Superbug passed from dogs to owners risks ‘nightmare scenario’

Superbug passed from dogs to owners risks ‘nightmare scenario’

Superbug passed from dogs to owners risks ‘nightmare scenario’ Credit: Pixabay

A superbug that is being passed from dogs to their owners risks the ‘nightmare scenario’ of becoming untreatable.

Scientists has issued a warning over a possible threat which has been termed a “nightmare scenario”. Scientists have discovered an antibiotic resistant gene that could be transmitted from pets to people, according to the Telegraph.

First discovered in China in 2015, the mcr-1 gene can shockingly make its way into humans from man’s best friend. These days many people share their bed with their pet pooch and this apparently risks cross infection.

Colistin is an antibiotic and it is commonly used to treat bacterial infections when other drugs fail. The mcr-1 gene is resistant to Colistin, and this could cause problems.

The University of Lisbon carried out a study and looked at the possibility of the mcr-1 gene being transmitted from dogs to their owners.

The study looked at 126 people from 80 households who lived with cats and dogs. They discovered eight dogs and four people were carrying bacteria including mcr-1, as reported The Sun. In two households they also discovered that both the dog and the owner were carrying the gene.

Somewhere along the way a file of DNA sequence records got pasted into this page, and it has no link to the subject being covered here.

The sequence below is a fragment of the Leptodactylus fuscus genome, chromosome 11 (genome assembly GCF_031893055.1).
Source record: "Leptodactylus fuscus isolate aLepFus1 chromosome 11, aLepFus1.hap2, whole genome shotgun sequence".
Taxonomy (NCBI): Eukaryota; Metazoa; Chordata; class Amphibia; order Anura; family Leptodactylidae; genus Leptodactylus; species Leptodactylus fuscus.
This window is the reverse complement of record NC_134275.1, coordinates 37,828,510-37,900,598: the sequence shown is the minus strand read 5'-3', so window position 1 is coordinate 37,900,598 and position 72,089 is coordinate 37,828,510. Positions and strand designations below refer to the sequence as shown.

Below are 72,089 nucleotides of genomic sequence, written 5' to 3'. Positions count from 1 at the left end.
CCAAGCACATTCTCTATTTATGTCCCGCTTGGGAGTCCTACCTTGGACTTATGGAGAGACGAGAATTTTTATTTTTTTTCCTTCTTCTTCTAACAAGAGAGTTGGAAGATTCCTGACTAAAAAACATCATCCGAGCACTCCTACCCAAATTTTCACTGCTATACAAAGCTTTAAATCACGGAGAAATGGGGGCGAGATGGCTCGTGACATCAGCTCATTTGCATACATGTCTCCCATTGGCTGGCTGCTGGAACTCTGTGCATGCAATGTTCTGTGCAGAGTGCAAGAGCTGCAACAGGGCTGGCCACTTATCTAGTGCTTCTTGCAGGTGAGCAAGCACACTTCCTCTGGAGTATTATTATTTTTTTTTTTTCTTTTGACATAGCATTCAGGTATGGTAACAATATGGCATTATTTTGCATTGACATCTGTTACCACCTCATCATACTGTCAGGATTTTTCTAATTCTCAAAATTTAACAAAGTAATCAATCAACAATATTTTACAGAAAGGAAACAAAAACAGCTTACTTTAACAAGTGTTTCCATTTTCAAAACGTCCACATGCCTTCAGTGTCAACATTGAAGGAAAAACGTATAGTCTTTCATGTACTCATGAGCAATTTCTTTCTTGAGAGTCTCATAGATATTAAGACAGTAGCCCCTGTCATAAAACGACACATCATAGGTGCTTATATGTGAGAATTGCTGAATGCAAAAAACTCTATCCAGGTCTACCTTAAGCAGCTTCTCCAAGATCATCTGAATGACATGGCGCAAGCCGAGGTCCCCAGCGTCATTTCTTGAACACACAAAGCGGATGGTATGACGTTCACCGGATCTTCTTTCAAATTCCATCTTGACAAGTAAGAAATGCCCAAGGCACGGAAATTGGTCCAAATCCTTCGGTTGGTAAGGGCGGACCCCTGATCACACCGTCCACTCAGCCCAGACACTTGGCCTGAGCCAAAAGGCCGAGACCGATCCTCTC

The research was led by Dr Juliana Menezes. “If bacteria resistant to all drugs acquire this resistance gene, they would become untreatable, and that’s a scenario we must avoid at all costs” said Menezes.

“We know that the overuse of antibiotics drives resistance and it is vital that they are used responsibly, not just in medicine but also in veterinary medicine and in farming.”

Scientists have also been looking at raw dog food and antibiotic resistant bacteria. A study carried out at the University of Porto in Portugal discovered that antibiotic-resistant bacteria can be linked to raw dog food.

The research was conducted by Dr Ana Freitas. “The close contact of humans with dogs and the commercialisation of the studied brands in different countries poses an international public health risk” said Dr Freitas.

“European authorities must raise awareness about the potential health risks when feeding raw diets to pets and the manufacture of dog food, including ingredient selection and hygiene practices, must be reviewed.

“Dog owners should always wash their hands with soap and water right after handling pet food after picking up faeces.”

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Written by

Alex Glenn

Originally from the UK, Alex is based in Almeria and is a web reporter for The Euro Weekly News covering international and Spanish national news. Got a news story you want to share? Then get in touch at